By the time DDR6 starts to become not only a available but required for new CPUs, I imagine the merits and standardization of SODIMM vs. CAMM will be clearer.
Before the JDEC standard is ratified and there are at least a couple manufacturers making compatible modules there isn’t really a point in using it jet, but once that is covered there is pretty much no downside.
The current sodimm form factor has so many drawbacks, which are completely worth it (to me at least, turns out not to most manufacturers) to gain socket-able memory as long as there is no alternative but once there is it should definitely be put to rest. I actually wonder if something like camm showing up earlier may have slowed down the soldered memory trend a little.
I agree! If all the DRAM manufacturers like Micron, SK Hynix, and Samsung get on board with this I can see it getting big really quickly, I bet laptop manufacturers are itching to ditch SODIMMs.
As for the timeline I’m pretty optimistic, but it will definitely hinge on whether the JEDEC standard is released on schedule i.e. by the end of 2023. My optimistic prediction is that we’ll see the standard finalised in 2023 and a lot of early looks at consumer CAMMs at CES 2024.
Oh, and I’ve seen Dell use SODIMM interposers to maintain compatibility even with mainboards that use CAMMs, so that might be an option for Framework to adopt CAMM but still maintain backwards compatability with DDR5 SODIMMs… assuming the height works out (I’m not sure on that one).
I really hope one of the CAMM standards becomes common enough at some point. Because that is the only downside that I can see. Once it becomes a proper standard, and available in decent quantities, it wouldn’t have to be much more expensive that SODIMM.
It might even replace SODIMM altogether, as SODIMM is becoming less common over time anyway as more laptops are moving to soldered memory. Maybe a good CAMM “market share” can even prevent some laptop designs from moving to soldered memory.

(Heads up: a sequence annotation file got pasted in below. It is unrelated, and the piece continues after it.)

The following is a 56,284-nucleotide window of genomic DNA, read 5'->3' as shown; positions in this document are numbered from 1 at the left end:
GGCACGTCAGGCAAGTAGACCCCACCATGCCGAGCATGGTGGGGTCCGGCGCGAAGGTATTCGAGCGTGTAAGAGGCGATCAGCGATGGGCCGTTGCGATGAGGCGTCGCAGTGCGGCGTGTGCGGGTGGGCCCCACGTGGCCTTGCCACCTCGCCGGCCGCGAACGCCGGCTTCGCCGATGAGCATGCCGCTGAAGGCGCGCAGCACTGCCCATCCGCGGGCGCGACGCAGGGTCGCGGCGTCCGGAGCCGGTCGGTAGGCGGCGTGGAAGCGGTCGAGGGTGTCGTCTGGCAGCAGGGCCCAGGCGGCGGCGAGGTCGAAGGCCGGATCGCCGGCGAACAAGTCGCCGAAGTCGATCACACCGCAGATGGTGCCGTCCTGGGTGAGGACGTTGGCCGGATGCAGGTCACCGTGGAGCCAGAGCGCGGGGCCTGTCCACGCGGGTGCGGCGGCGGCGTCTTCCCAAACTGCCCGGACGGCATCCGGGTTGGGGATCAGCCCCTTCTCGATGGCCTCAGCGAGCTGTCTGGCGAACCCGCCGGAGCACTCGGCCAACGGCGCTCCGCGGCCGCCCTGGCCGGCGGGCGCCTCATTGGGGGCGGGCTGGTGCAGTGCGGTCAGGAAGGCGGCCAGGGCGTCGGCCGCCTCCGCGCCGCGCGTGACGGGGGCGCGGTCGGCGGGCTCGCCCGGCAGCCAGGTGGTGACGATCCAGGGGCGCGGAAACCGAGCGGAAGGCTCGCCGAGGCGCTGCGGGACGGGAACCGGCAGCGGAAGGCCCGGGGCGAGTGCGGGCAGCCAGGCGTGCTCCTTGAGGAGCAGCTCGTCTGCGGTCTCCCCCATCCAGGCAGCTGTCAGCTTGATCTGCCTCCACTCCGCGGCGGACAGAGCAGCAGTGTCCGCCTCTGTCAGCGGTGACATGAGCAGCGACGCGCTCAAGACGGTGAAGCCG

But it’ll take some time. Maybe it’ll happen when DDR6 is around. Maybe it could replace SODIMMS entirely at that point?
A quote from the article:
" As for standardization, according to Samsung they are working with partners to get a JEDEC standard for LPCAMMs. All the while, the JEDEC announced back in March that they were also working on extending the CAMM standard to cover LPDDR memory, using the same connector for both DDR5 and LPDDR5. At this time we’ve heard no further information from the group, and absent a ratified CAMM standard, it’s unclear if JEDEC is still moving forward with their LPDDR proposal. Ultimately, we may yet see rival CAMM-style standards for LPDDR memory, depending on how standardization shakes out."
It does look like the “proprietary” negative point is actively being worked on being adressed.
I’m extremely hopeful this tech will find adoption in consumer products, the energy efficiency of LPDDR is one of the (many) reasons the macbooks are ahead of the curve when it comes to battery life, anything that can help on that front while not sacrificing upgradability is a win in my book!
Additionally, CAMMs seem to be the solution for the limitations of SODIMMs we will be hitting soon.
Let’s just hope the standartization happens soon, and one one single connector, whichever one it ends up being.